Isaac Manuel Francisco Albéniz (May 29, 1860 -- May 18, 1909) was a Spanish pianist and composer, most famous for his musical interpretations of Spanish dance and folk song.

Albéniz was born in Camprodón in northeastern Spain. His musical education was clearly thorough, though he never felt comfortable in the Conservatory setting. He was trained on the piano by his sister starting at the age of one, and was performing publicly by the age of four. He was denied entrance to the Paris Conservatory at age seven due to his immaturity, but enrolled in Spain's Royal Conservatory in Madrid shortly afterward. He was unhappy there and often ran away from home. Though he was rumored to have run away to South America at age twelve, he actually accompanied his father, a customs inspector, to Cuba, and began touring the western hemisphere. He returned to Spain at the age of 15. After a short stay at Leipzig (hoping to study with Franz Liszt) he moved again to Brussels before untertaking a successful tour of Europe. He never had the opportunity to meet Liszt, let alone study under him.

In 1883 Albéniz met fellow Spanish musician Felipe Pedrell, a nationalist who was deeply committed to Spanish art, music, and culture. Pedrell is credited with influencing the young Albéniz to write music incorporating Spanish folk music and dance, though Albéniz' own talent as a performer and composer propelled him to stardom. He took up teaching in Madrid starting in 1885, and became one of the preeminent touring performers of the era. In 1890, he moved to London to perform and tour, and moved on to Paris in 1894. He devoted his time at the end of the nineteenth century to composing operas, but returned to solo piano compositions almost exclusively after the turn of the century.

The last decade of Albéniz life was a difficult one. His own life was cut short by Bright's Disease. His wife, whom he deeply loved, was also ill, and they lost one of their three children during this time. Despite this, Albéniz continued composing, including his masterpiece -- the Suite Iberia. He finally died from complications of his illness in Cambó-les Bains in 1909. Despite his later troubles, he was apparently a very happy man, and enjoyed his life, his family, and his art to the fullest.

One of Albéniz' most famous works is his Opus 47, the Suite Española, number one. Although Albéniz' main instrument was the piano, this suite was arranged and often performed for the classical guitar. The Suite Española as it is now published consists of eight pieces, each named for a region of Spain:

Each movement is an impression of each region, based upon a music or dance style found in each region. One thing that should be noted is that the original suite only consisted of four movements -- Cataluña, Cuba, Granada, and Sevilla -- and the eight-movement work was only published posthumously, and probably included pieces not originally intended by Albéniz as part of Española. In fact, the famous Asturias movement may have been misnamed by the publisher, as it is very evocative of the culture of southern Spain rather than the northern province of Asturia. Despite this, all of these pieces are clearly impressionistic views of the life and culture of Andalucia. It is hard to listen to Granada (as I am right now) without imagining walking through Moorish castles, with sunlight, shadows, and breezes washing across ancient courtyards.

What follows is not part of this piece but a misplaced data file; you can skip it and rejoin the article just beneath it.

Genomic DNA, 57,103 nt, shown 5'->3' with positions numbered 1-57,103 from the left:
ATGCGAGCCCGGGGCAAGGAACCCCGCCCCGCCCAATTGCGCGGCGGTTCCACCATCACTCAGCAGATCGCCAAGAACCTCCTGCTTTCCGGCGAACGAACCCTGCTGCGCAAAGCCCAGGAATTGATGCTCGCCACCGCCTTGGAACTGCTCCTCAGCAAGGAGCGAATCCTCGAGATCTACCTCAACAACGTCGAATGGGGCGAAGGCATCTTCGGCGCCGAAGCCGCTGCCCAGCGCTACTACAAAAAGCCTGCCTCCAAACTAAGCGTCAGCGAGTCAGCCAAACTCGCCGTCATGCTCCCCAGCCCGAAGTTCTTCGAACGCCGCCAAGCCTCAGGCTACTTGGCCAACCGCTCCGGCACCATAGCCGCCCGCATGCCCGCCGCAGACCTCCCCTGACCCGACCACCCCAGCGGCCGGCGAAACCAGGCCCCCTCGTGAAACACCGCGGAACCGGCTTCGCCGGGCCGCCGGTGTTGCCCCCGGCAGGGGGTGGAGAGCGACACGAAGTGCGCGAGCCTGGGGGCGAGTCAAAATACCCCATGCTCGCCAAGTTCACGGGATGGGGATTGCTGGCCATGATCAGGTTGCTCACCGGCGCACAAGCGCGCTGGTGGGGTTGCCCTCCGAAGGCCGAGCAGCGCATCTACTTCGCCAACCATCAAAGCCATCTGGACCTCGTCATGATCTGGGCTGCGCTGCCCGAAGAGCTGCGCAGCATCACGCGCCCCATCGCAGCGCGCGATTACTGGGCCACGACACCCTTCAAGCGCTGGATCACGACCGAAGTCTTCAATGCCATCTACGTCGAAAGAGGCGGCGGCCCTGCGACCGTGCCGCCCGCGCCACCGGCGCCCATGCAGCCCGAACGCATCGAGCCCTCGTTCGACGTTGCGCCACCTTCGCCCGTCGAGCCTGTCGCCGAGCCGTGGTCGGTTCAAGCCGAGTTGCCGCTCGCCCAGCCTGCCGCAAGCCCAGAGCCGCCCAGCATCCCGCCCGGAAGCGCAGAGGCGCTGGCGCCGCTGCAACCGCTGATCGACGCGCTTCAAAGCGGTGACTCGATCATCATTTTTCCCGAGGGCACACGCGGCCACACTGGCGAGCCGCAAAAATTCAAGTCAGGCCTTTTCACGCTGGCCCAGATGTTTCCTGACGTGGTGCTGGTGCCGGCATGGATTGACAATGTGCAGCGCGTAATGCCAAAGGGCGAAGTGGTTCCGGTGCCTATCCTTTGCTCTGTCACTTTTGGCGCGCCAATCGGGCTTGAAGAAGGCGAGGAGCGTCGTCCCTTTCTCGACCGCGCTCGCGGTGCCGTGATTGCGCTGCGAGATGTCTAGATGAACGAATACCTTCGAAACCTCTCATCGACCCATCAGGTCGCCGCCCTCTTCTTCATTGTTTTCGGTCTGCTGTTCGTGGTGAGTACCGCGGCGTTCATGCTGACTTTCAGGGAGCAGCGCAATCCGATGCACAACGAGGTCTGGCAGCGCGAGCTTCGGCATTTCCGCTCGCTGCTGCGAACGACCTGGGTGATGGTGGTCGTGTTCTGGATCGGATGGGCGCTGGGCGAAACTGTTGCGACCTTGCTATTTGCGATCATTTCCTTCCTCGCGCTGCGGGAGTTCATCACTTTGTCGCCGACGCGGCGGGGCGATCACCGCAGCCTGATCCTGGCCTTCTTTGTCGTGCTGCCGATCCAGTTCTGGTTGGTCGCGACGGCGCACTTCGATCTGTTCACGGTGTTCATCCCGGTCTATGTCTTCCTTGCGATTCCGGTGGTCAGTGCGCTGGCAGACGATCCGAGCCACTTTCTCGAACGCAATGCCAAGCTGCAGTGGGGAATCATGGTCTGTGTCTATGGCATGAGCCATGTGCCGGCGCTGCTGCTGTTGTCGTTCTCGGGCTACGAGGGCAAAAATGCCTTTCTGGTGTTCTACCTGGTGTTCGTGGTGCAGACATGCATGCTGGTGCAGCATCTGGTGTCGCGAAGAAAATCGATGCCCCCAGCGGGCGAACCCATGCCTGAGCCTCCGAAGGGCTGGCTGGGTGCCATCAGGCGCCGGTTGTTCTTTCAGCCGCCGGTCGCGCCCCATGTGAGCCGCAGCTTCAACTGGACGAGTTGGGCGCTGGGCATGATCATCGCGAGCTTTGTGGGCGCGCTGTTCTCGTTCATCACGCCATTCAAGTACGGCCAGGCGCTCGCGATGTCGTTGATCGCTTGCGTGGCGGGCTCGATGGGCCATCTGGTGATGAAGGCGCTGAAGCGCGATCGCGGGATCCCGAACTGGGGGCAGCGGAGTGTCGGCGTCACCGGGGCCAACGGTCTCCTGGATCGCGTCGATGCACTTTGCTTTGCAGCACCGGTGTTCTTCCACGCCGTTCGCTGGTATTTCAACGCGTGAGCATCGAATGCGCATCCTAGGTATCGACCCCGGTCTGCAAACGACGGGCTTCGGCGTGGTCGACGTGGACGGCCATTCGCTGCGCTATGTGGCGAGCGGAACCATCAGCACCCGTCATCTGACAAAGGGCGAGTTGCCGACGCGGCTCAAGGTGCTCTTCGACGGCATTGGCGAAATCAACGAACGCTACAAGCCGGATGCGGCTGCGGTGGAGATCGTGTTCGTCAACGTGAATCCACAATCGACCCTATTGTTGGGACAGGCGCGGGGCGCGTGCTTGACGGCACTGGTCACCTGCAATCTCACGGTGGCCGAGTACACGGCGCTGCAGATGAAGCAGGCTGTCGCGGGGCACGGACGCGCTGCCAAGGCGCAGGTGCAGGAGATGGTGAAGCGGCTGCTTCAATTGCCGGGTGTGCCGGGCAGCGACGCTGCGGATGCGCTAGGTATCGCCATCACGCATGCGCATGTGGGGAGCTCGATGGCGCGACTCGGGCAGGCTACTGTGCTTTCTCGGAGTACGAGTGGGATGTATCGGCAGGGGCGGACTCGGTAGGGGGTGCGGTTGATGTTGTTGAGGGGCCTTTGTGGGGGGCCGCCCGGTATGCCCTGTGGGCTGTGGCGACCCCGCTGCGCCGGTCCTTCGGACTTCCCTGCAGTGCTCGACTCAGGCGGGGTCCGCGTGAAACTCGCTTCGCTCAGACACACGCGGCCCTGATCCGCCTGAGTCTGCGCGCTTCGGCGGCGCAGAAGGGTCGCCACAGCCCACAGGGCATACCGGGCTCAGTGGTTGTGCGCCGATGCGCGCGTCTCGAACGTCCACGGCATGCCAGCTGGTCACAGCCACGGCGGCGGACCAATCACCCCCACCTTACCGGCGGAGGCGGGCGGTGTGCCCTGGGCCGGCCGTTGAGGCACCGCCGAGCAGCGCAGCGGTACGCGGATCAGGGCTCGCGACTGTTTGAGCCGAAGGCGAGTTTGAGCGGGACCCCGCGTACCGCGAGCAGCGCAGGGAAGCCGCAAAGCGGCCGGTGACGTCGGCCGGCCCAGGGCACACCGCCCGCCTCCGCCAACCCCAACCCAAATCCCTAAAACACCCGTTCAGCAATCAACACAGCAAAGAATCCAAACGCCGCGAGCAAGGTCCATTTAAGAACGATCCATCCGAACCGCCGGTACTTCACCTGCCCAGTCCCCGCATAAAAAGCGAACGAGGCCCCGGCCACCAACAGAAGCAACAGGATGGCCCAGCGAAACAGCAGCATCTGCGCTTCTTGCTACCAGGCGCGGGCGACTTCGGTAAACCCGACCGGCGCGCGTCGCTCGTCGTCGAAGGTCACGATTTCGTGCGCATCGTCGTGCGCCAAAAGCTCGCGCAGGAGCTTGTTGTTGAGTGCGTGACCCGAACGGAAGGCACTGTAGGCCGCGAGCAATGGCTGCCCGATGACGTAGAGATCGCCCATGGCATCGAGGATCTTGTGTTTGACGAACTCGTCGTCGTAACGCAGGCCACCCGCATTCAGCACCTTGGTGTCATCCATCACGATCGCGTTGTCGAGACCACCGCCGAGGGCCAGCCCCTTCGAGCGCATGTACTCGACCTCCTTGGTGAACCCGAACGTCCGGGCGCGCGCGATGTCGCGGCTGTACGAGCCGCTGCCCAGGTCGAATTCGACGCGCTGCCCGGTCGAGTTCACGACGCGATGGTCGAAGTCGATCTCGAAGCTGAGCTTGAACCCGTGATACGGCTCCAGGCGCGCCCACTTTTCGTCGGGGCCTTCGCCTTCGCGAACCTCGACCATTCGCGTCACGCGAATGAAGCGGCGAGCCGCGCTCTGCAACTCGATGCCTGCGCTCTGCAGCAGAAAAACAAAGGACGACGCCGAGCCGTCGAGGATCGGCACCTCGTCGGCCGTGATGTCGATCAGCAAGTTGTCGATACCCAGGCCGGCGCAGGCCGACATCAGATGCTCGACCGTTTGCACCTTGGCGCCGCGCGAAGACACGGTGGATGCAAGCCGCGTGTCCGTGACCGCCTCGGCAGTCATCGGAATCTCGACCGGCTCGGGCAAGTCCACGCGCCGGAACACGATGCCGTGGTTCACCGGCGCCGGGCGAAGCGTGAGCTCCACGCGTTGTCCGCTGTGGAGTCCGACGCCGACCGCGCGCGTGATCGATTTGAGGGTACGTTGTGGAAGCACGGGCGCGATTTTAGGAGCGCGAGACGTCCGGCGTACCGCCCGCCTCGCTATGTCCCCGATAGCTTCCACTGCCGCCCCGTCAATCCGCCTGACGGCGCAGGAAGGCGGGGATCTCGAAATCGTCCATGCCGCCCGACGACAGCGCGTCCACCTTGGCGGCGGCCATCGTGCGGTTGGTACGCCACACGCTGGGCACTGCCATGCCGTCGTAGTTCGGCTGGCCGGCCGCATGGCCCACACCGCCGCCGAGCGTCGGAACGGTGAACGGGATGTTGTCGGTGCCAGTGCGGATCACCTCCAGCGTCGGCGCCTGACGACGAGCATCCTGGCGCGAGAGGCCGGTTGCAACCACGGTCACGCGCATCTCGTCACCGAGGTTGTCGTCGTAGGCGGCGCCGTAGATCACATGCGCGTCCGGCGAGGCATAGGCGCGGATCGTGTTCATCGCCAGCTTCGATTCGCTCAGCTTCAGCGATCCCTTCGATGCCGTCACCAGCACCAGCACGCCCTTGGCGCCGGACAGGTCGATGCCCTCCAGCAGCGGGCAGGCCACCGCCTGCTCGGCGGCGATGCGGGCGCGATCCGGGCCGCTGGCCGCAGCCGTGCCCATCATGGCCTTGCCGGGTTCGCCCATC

His other major work is the Suite Iberia, composed and published during the last decade of his life. It is a solo piano work, also based upon impressions of Spain. It is composed of four books, each with three movements highlighting one region of the country or facet of Spanish culture:

  • Evocacion
  • El puerto
  • El Corpus Christi en Sevilla
  • Rondena
  • Almeria
  • Triana
  • El Albaicin
  • El polo
  • Lavapies
  • Malaga
  • Jerez
  • Eritana

Iberia is considered one of Albéniz' most technically challenging pieces, and even he apparently had difficulty performing it. This may have been deliberate; he was a virtuoso performer, and it's not hard to imagine him wanting to compose music to push his talent to the limit.

In addition to these, he is also known for his operas composed during the 1890's. His operatic works include The Magic Opal, Henry Clifford, and Pepita Jiménez. The latter two were collaborations with his English patron Francis Burdett Money-Coutts, who wrote the librettos. His last operatic work, Merlin, went unperformed during his lifetime, and he never finished the two companion pieces he planned, Lancelot and Guinevere.

Most of his major works are easy to find. Andres Segovia often arranged and performed his pieces, and John Williams still does. Several of the Española movements can be found on Williams' recording of Joaquín Rodrigo's Concierto de Aranjuez (CBS Masterworks MDK 45648). The pianist Alicia De Larrocha is said to have recorded one of the best renditions of the Suite Iberia, though I haven't heard it yet.

This last link is a very detailed biography and discussion of his life and work in context of Spanish history, culture, and nationalism.

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